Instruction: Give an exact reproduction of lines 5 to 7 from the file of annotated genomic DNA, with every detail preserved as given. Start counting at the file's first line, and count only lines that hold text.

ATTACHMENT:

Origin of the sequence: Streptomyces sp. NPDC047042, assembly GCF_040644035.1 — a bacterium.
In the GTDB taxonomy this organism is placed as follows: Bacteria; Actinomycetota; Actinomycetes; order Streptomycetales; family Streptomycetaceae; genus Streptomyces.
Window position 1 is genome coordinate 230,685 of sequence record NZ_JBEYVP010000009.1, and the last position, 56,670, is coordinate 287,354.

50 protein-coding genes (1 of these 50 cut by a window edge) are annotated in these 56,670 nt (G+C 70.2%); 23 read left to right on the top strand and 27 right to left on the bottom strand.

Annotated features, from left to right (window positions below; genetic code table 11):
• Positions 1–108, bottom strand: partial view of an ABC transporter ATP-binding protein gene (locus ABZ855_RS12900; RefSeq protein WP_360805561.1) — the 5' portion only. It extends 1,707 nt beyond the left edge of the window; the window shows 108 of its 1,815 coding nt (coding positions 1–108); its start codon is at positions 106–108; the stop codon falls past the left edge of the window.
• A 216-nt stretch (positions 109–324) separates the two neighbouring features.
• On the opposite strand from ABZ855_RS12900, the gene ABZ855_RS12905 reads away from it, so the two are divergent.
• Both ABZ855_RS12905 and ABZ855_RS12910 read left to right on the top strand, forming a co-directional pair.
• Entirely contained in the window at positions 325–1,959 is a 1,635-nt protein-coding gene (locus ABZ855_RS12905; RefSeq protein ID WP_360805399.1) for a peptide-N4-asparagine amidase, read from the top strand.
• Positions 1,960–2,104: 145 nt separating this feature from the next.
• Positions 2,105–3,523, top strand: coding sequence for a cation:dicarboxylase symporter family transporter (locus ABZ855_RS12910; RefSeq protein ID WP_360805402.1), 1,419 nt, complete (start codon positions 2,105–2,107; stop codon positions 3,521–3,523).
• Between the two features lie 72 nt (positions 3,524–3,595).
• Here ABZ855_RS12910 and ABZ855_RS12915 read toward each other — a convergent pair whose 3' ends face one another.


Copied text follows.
Annotated features, from left to right (window positions below; genetic code table 11):
• Positions 1–108, bottom strand: partial view of an ABC transporter ATP-binding protein gene (locus ABZ855_RS12900; RefSeq protein WP_360805561.1) — the 5' portion only. It extends 1,707 nt beyond the left edge of the window; the window shows 108 of its 1,815 coding nt (coding positions 1–108); its start codon is at positions 106–108; the stop codon falls past the left edge of the window.
• A 216-nt stretch (positions 109–324) separates the two neighbouring features.